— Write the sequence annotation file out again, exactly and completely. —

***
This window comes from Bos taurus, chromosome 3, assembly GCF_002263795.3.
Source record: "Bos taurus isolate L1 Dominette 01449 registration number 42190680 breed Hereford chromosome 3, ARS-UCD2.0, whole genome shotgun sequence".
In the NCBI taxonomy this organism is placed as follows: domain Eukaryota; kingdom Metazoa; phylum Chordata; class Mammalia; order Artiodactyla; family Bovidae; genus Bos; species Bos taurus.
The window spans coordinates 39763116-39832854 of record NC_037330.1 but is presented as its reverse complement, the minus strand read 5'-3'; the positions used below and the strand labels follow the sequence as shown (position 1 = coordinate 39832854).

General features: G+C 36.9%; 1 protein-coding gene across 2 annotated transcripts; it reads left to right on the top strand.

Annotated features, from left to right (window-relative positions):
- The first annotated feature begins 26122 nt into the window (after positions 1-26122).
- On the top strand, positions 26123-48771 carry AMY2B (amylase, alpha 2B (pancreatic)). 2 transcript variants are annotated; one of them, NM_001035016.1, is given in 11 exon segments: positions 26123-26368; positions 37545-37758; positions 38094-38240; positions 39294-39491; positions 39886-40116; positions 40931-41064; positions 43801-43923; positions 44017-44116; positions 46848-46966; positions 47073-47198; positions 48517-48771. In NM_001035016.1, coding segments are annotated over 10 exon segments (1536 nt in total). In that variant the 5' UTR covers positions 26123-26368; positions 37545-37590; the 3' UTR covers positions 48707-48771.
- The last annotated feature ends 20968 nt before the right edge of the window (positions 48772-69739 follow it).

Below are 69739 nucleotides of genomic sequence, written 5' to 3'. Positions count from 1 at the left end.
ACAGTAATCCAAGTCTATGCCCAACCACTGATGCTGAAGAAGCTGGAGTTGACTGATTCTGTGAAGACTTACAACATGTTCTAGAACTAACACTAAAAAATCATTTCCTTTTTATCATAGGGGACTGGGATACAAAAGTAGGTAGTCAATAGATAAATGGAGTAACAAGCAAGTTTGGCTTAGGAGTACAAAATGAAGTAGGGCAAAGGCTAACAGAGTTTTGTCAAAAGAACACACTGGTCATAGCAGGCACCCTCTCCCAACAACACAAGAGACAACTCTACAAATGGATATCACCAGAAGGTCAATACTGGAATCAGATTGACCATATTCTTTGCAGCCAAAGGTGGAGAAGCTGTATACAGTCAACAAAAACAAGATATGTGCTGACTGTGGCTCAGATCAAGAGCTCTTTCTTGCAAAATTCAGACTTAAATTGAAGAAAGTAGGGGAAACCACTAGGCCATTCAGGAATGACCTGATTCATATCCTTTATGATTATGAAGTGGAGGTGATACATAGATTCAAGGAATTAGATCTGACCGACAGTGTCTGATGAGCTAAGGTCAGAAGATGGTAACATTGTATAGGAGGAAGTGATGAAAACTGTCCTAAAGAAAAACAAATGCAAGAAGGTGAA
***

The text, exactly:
This window comes from Bos taurus, chromosome 3, assembly GCF_002263795.3.
Source record: "Bos taurus isolate L1 Dominette 01449 registration number 42190680 breed Hereford chromosome 3, ARS-UCD2.0, whole genome shotgun sequence".
In the NCBI taxonomy this organism is placed as follows: domain Eukaryota; kingdom Metazoa; phylum Chordata; class Mammalia; order Artiodactyla; family Bovidae; genus Bos; species Bos taurus.
The window spans coordinates 39763116-39832854 of record NC_037330.1 but is presented as its reverse complement, the minus strand read 5'-3'; the positions used below and the strand labels follow the sequence as shown (position 1 = coordinate 39832854).

General features: G+C 36.9%; 1 protein-coding gene across 2 annotated transcripts; it reads left to right on the top strand.

Annotated features, from left to right (window-relative positions):
- The first annotated feature begins 26122 nt into the window (after positions 1-26122).
- On the top strand, positions 26123-48771 carry AMY2B (amylase, alpha 2B (pancreatic)). 2 transcript variants are annotated; one of them, NM_001035016.1, is given in 11 exon segments: positions 26123-26368; positions 37545-37758; positions 38094-38240; positions 39294-39491; positions 39886-40116; positions 40931-41064; positions 43801-43923; positions 44017-44116; positions 46848-46966; positions 47073-47198; positions 48517-48771. In NM_001035016.1, coding segments are annotated over 10 exon segments (1536 nt in total). In that variant the 5' UTR covers positions 26123-26368; positions 37545-37590; the 3' UTR covers positions 48707-48771.
- The last annotated feature ends 20968 nt before the right edge of the window (positions 48772-69739 follow it).

Below are 69739 nucleotides of genomic sequence, written 5' to 3'. Positions count from 1 at the left end.
ACAGTAATCCAAGTCTATGCCCAACCACTGATGCTGAAGAAGCTGGAGTTGACTGATTCTGTGAAGACTTACAACATGTTCTAGAACTAACACTAAAAAATCATTTCCTTTTTATCATAGGGGACTGGGATACAAAAGTAGGTAGTCAATAGATAAATGGAGTAACAAGCAAGTTTGGCTTAGGAGTACAAAATGAAGTAGGGCAAAGGCTAACAGAGTTTTGTCAAAAGAACACACTGGTCATAGCAGGCACCCTCTCCCAACAACACAAGAGACAACTCTACAAATGGATATCACCAGAAGGTCAATACTGGAATCAGATTGACCATATTCTTTGCAGCCAAAGGTGGAGAAGCTGTATACAGTCAACAAAAACAAGATATGTGCTGACTGTGGCTCAGATCAAGAGCTCTTTCTTGCAAAATTCAGACTTAAATTGAAGAAAGTAGGGGAAACCACTAGGCCATTCAGGAATGACCTGATTCATATCCTTTATGATTATGAAGTGGAGGTGATACATAGATTCAAGGAATTAGATCTGACCGACAGTGTCTGATGAGCTAAGGTCAGAAGATGGTAACATTGTATAGGAGGAAGTGATGAAAACTGTCCTAAAGAAAAACAAATGCAAGAAGGTGAA